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Forages plants can provide feed for animals through grazing or be stored and shipped as hay, silage, or haylage for subsequent feeding to livestock during periods of short supply. Further, forages can be included as part of crop rotation systems (i.e., as cover crops, to break the cycle of agricultural pests), as well as recycling of animal wastes (i.e., land-application of waste from concentrated animal feeding operations), biomass production for bioenergy purposes, and to prevent contamination of water resources (i.e., riparian vegetation), among other uses. Each specific theme has its own inherent challenges and opportunities.

The implication of defining specific objectives for a forage-based system should include efforts to identify not only the most productive plant species, but in fact, the focus should be on identifying the species that remain productive with the level of inputs and management that land managers are able to provide (such as high versus low inputs and intensive versus extensive management). Consequently, it is impossible to make a single forage recommendation for all conditions. Controlled experimentation provides the foundation for understanding the mechanisms that drive responses, and in conjunction with careful observation and applied research-based information should aid on decision-making processes to generate specific recommendations for a given set of conditions.

Choice of Forage Species

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Legumes versus Grasses

Legumes differ from grasses in several ways, including size and shape of leaves, stems, roots, and flowers. One of the most remarkable differences between legumes and grasses is that most legumes can form a symbiotic (mutually beneficial) relationship with certain bacteria that live in the soil. These bacteria (Rhizobia species) form nodules on plant roots in which atmospheric nitrogen is changed to forms of nitrogen that are of nutritional value to the plants. This process, referred to as nitrogen fixation by legumes, plays a key role in low-input production systems where there is limited application of nitrogen fertilizer. In addition, legumes are generally recognized as being of greater nutritive value than grass species when fed to ruminant animals.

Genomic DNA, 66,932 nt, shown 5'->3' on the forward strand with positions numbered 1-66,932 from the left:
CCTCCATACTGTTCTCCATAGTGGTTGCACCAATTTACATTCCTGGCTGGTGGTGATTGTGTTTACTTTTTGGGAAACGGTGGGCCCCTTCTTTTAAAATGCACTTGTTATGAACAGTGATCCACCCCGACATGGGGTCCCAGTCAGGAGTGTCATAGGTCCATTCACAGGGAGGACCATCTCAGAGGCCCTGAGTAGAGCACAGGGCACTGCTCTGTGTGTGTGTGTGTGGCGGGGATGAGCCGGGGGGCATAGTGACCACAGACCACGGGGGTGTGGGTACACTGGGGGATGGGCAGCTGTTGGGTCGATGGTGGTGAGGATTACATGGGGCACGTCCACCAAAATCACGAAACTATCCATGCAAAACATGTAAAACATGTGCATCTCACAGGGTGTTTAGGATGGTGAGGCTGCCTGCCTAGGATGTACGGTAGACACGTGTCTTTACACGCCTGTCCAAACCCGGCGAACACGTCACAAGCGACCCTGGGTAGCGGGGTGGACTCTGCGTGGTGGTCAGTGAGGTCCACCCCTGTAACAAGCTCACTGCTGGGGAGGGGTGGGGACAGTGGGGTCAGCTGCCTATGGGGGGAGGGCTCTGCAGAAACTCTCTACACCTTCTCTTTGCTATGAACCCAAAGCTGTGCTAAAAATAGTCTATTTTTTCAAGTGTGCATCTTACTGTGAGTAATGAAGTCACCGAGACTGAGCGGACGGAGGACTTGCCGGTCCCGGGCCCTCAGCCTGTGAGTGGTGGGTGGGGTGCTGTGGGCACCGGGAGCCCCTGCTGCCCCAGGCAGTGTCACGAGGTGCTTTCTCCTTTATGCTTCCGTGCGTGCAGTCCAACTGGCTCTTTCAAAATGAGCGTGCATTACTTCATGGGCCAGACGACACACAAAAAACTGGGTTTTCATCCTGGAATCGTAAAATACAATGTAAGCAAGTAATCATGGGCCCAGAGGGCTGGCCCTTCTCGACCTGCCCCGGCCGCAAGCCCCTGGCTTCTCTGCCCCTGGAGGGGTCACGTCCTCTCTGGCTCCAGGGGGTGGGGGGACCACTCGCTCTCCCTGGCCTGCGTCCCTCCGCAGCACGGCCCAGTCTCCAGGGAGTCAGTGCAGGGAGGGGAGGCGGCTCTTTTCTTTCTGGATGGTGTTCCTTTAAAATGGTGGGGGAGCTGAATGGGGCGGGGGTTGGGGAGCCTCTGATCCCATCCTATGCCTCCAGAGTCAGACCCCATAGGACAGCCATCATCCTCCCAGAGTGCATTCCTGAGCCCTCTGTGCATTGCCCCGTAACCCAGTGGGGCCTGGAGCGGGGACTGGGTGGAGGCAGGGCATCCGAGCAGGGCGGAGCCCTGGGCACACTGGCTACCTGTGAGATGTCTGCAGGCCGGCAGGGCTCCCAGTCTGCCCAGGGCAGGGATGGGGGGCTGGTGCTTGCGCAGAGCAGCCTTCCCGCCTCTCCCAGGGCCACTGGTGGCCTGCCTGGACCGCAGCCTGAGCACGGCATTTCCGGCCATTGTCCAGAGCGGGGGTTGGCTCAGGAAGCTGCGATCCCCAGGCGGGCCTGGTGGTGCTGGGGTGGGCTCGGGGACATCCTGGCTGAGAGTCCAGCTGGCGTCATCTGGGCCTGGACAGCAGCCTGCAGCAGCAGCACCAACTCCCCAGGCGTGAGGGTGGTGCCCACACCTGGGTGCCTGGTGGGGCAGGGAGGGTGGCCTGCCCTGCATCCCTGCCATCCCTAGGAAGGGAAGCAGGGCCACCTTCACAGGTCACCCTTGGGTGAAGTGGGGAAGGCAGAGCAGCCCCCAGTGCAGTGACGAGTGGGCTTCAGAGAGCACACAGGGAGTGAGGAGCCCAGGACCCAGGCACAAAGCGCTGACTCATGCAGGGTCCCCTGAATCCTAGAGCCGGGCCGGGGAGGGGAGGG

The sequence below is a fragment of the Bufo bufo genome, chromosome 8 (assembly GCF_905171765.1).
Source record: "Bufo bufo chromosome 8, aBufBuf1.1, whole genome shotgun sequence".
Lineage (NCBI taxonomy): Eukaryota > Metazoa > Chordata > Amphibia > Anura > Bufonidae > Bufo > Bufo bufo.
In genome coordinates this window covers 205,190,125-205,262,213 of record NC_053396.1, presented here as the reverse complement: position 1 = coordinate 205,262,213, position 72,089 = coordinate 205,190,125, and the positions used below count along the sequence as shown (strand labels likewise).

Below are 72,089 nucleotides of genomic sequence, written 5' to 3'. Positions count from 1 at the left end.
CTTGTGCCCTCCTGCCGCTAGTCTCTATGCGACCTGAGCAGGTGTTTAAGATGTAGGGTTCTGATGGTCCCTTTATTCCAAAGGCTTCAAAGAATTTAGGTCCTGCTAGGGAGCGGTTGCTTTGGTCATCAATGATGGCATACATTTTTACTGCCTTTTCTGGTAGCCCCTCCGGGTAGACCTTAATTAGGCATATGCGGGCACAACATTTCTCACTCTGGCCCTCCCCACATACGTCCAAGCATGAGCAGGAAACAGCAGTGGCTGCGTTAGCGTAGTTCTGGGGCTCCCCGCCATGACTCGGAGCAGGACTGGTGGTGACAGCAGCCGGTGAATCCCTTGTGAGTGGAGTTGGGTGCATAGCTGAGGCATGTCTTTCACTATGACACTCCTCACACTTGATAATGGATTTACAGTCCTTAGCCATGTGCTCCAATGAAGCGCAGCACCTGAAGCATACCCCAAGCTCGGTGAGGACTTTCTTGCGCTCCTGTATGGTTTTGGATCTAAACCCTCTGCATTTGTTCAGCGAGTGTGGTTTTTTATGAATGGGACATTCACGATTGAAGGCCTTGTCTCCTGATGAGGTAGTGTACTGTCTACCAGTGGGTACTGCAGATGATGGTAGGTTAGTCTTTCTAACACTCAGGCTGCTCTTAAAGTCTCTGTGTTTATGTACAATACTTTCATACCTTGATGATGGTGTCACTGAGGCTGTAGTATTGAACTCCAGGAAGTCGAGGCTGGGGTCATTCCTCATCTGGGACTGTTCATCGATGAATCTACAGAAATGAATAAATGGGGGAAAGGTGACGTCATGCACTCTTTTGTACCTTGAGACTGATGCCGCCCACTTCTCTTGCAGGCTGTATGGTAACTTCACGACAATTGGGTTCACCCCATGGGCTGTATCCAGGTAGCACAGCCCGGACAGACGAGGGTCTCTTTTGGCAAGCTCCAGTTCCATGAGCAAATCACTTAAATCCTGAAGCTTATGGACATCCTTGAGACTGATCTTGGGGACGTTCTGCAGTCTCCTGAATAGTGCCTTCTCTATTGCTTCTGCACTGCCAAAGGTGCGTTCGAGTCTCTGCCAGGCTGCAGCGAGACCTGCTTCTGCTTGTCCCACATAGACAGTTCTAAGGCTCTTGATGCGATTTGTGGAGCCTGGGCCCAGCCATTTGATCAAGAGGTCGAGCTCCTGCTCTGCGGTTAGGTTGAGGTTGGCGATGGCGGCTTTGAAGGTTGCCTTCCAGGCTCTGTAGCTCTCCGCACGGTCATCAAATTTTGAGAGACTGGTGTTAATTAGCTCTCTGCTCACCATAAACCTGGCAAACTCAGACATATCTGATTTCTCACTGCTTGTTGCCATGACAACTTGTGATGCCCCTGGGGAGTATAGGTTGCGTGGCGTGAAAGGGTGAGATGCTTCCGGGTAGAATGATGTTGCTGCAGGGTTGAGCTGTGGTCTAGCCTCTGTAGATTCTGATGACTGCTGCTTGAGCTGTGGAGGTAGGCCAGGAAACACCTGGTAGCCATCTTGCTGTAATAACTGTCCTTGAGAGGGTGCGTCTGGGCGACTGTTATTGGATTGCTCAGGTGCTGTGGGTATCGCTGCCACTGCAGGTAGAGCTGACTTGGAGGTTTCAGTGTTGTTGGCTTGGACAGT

Seasonal Forage Availability

The time of the year that forage is needed as well as its intended use are two critical points to consider when deciding which forages to grow. It would be optimal to have a forage species that grows year-round and meets the nutritional demands of livestock. Nevertheless, due to variations in weather (temperature being the main driver), we have no single year-round forage species in North Carolina. Our best approach is to design forage systems that match periods when specific forages actively grow (Figure 2). This approach will consequently describe periods of forage mass abundance and shortage. It is possible to achieve year-round forage supply from standing forages using a combination of management practices that include growing a mix of warm-season and cool-season annual and perennial species (Table 1, Figure 2) and forage conservation practices (such as stockpiling).

Graphs of seasonal forage availability in North Carolina

Figure 2. Seasonal forage availability in North Carolina.

Choices Affecting Success of a Production System

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Relationship Between Quantity and Nutritive Value

For this publication, quantity is defined as the amount of forage mass (lb) produced after a period of regrowth (days) per unit area (acre). The longer the regrowth period, the greater the amount of total herbage that accumulates, at least up to a point (Figure 3). Early in the growing season and right after a defoliation event, leaves (the photosynthetic machinery of the plant) are just starting to grow. During these times, there is a limited amount of foliage and consequently plant regrowth is slow (Phase 1, Figure 3). As regrowth continues, leaf mass accumulates, which translates into greater photosynthetic machinery and more rapid plant growth (linear phase, Phase 2, Figure 3). This rate of growth continues until maturation, when plants start shading themselves and leaf senesce occurs (Phase 3, Figure 3). Herbage accumulation is ultimately the balance between regrowth and senescence of plant tissue. Nutritive value is defined as the chemical composition, digestibility, and nature of digested products of forage. Measurements of nutritive value include crude protein, in vitro dry matter disappearance, neutral detergent fiber, acid detergent fiber, and/or lignin concentrations.